Douglas A. Levine, MD
The PARP inhibitor explosion in ovarian cancer continues to advance, offering additional therapeutic options for patients.
at ASCO to provide his insight on some of the recent data with PARP inhibitors in ovarian cancer, as well as his predictions for the field in the next several years.
OncLive: What is your perspective on the posthoc analysis of niraparib in ovarian cancer?
The niraparib study showed that in patients who had a partial response, in addition to those who had a complete response, the outcomes are very similar. What that means is that if you have a BRCA
mutation, you have a very long progression-free interval of PFS and, if you have homologous recombination deficiency, you also have a fairly good outcome with that drug. One thing that is buried in the data is that outcomes are much less successful when you do not have a BRCA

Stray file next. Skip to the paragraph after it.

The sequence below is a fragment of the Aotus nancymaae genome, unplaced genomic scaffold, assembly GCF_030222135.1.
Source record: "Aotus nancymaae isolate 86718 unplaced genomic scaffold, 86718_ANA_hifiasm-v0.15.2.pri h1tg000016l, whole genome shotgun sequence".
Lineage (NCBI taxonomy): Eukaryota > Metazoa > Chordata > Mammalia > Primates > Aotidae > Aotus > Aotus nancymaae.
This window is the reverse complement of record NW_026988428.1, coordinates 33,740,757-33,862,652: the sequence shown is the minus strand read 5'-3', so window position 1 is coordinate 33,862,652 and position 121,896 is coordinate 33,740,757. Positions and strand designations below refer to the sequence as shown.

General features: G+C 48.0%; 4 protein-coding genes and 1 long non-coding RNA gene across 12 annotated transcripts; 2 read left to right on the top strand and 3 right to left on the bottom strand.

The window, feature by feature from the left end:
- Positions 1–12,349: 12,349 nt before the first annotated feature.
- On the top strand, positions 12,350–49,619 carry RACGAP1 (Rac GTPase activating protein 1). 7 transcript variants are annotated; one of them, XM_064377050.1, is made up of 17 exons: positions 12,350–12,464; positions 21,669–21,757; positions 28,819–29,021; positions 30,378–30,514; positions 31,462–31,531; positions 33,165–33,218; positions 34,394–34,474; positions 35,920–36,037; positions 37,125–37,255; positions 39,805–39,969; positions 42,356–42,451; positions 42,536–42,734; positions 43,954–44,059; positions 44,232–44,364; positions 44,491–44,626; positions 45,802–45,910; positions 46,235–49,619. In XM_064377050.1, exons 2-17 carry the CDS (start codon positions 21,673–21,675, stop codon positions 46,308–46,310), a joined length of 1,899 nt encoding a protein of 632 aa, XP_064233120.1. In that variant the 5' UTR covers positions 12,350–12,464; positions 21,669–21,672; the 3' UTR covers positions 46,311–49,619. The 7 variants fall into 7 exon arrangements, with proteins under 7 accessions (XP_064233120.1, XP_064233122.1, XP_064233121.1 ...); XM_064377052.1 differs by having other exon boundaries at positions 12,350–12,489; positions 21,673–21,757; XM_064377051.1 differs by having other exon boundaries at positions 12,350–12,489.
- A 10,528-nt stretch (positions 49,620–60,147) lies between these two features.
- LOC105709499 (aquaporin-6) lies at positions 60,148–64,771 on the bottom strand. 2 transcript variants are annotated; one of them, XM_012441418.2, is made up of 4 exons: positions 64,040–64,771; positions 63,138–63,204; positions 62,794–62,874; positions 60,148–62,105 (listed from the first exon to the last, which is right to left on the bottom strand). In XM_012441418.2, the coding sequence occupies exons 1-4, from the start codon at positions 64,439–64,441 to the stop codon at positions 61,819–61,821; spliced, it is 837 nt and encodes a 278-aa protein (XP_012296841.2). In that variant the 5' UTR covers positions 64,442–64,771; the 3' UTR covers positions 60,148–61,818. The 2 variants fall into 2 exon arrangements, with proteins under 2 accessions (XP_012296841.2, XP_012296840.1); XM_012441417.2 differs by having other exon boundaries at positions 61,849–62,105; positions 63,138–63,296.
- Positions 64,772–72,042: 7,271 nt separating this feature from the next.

mutation or do not have a homologous recombination defect.
Do you believe that these PARP inhibitors are game-changers for this field?
The PARP inhibitor landscape is getting more complex. It is wonderful that we have all of these great drugs and options for our patients, it is a real breakthrough. It’s an incredibly exciting time and it’s remarkable; however, it is complex and confusing. The real question is when to use the PARP inhibitors and for which types of patients. The label, the indication, and the insurance coverage will drive that to a greater or a lesser extent. One thing we have to think about is that some of the agents are indicated for patients who have a germline and/or somatic mutation, and niraparib has an indication for all comers, yet the effect is much less when you do not have a BRCA mutation or a homologous recombination defect.
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